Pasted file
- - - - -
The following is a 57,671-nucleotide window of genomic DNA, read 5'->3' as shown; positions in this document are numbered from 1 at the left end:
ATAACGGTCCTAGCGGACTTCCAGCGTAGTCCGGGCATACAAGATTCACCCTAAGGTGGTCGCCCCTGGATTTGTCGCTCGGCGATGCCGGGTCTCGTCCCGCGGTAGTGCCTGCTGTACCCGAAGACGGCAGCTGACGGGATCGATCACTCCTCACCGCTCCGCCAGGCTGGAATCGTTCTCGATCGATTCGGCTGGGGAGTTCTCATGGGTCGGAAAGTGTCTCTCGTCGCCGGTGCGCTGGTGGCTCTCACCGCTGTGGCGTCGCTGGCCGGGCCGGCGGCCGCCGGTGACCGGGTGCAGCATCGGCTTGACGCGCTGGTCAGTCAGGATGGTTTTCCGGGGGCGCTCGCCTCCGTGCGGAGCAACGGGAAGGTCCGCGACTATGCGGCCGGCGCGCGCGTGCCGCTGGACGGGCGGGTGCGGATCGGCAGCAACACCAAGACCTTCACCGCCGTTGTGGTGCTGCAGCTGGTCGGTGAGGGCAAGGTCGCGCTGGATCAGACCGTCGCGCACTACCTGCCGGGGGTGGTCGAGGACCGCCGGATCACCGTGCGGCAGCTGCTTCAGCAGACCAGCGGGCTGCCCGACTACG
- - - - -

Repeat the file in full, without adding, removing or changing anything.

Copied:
The following is a 57,671-nucleotide window of genomic DNA, read 5'->3' as shown; positions in this document are numbered from 1 at the left end:
ATAACGGTCCTAGCGGACTTCCAGCGTAGTCCGGGCATACAAGATTCACCCTAAGGTGGTCGCCCCTGGATTTGTCGCTCGGCGATGCCGGGTCTCGTCCCGCGGTAGTGCCTGCTGTACCCGAAGACGGCAGCTGACGGGATCGATCACTCCTCACCGCTCCGCCAGGCTGGAATCGTTCTCGATCGATTCGGCTGGGGAGTTCTCATGGGTCGGAAAGTGTCTCTCGTCGCCGGTGCGCTGGTGGCTCTCACCGCTGTGGCGTCGCTGGCCGGGCCGGCGGCCGCCGGTGACCGGGTGCAGCATCGGCTTGACGCGCTGGTCAGTCAGGATGGTTTTCCGGGGGCGCTCGCCTCCGTGCGGAGCAACGGGAAGGTCCGCGACTATGCGGCCGGCGCGCGCGTGCCGCTGGACGGGCGGGTGCGGATCGGCAGCAACACCAAGACCTTCACCGCCGTTGTGGTGCTGCAGCTGGTCGGTGAGGGCAAGGTCGCGCTGGATCAGACCGTCGCGCACTACCTGCCGGGGGTGGTCGAGGACCGCCGGATCACCGTGCGGCAGCTGCTTCAGCAGACCAGCGGGCTGCCCGACTACG